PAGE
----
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This is a case report of a 64-year-old woman who developed acute disseminated encephalomyelitis after COVID-19 infection. She had a history of vitiligo and monoclonal gammopathy of undetermined significance. Her coronavirus infection was associated with anosmia and ageusia as well as influenza-like symptoms. Her acute neurologic symptoms resolved with high-dose corticosteroids as well as intravenous immunoglobulin.
Neurologists must be aware of potential autoimmune neurologic complications from COVID-19.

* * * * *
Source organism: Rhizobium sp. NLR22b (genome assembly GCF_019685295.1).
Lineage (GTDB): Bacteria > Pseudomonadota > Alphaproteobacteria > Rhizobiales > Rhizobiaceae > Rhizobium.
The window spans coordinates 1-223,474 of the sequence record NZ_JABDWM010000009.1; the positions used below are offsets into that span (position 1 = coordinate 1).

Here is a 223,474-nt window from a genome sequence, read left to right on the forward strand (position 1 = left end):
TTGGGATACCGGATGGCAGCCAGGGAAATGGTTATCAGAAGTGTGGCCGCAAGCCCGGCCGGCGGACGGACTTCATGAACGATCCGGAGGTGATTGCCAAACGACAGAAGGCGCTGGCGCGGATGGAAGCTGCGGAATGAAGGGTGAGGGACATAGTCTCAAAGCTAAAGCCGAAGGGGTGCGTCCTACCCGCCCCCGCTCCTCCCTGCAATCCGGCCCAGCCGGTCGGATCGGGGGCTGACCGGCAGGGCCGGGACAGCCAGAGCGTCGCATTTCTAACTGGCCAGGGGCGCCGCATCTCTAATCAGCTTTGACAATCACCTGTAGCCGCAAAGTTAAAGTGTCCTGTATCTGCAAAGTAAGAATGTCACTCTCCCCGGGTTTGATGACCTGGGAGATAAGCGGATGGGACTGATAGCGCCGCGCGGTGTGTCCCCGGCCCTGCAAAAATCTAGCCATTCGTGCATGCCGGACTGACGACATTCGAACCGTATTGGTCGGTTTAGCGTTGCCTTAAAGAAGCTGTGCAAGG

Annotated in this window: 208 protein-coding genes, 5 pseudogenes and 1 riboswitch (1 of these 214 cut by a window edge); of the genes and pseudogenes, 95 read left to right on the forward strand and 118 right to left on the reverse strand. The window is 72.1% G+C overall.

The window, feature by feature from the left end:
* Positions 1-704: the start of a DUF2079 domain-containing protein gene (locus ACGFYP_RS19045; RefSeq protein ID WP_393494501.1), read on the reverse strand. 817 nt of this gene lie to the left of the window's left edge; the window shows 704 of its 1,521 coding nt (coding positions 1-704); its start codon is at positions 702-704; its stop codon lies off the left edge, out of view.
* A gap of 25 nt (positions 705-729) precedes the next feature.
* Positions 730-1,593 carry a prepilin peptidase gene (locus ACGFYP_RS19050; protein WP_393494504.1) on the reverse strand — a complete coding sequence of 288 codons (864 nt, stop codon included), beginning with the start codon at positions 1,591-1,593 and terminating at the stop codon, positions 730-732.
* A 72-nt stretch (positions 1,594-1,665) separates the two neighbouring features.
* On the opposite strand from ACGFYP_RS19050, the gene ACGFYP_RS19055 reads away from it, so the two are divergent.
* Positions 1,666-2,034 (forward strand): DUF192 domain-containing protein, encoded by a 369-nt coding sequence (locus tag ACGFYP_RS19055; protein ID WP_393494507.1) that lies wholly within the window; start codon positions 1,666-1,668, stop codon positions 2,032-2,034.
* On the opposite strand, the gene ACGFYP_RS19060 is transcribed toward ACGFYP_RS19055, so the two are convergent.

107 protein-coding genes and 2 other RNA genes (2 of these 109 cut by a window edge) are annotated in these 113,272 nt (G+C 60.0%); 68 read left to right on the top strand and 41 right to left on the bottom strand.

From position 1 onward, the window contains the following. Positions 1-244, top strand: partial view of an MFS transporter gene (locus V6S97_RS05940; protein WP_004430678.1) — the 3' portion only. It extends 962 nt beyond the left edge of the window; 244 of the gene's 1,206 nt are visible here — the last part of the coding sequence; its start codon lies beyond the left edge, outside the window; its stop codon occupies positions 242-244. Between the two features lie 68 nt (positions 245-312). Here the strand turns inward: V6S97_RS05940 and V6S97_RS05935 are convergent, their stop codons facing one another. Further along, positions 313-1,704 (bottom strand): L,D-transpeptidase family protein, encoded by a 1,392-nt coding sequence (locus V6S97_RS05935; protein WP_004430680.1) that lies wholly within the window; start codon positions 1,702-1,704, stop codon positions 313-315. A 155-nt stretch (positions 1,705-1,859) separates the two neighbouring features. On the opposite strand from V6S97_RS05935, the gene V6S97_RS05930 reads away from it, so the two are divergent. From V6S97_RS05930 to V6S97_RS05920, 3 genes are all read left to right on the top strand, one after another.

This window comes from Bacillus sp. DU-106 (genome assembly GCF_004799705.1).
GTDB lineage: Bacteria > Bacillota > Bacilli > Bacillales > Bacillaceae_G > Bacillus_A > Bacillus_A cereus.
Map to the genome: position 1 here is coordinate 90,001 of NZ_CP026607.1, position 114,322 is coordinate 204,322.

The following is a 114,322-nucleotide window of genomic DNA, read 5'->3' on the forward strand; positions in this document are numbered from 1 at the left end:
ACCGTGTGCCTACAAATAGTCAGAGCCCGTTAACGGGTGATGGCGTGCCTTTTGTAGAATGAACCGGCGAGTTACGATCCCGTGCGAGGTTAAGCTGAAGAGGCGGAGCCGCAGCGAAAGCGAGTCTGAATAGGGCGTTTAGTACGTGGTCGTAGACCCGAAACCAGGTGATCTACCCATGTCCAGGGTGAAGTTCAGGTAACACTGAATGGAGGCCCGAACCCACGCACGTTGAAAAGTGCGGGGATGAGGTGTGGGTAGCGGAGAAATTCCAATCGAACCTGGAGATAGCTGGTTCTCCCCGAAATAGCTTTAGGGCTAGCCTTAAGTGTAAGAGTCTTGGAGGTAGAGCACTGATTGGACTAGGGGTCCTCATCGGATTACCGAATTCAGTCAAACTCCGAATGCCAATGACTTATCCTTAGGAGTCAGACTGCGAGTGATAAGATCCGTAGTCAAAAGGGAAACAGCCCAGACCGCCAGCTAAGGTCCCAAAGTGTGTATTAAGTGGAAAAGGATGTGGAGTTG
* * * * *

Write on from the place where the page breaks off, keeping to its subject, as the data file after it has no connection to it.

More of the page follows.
– Kyle Binder, MD
This abstract is available on the publisher's site.
Acute disseminated encephalomyelitis (ADEM) is a rare autoimmune disease of the CNS that often after viral infections and mainly affecting children. ADEM is characterized by the onset of multifocal neurologic symptoms, encephalopathy, with brain MRI showing demyelinating abnormalities in the acute phase.1 Coronavirus disease 2019 (COVID-19) is a novel entity caused by the pandemic severe acute respiratory syndrome coronavirus-2 (SARS-CoV-2), which is characterized by influenza-like symptoms, pneumonia, and in severe cases respiratory insufficiency.2 Many neurologic complications occurring in patients with COVID-19 have been described,3 and it has been hypothesized that, in some cases, SARS-CoV-2 might exhibit a neurotropic behavior.4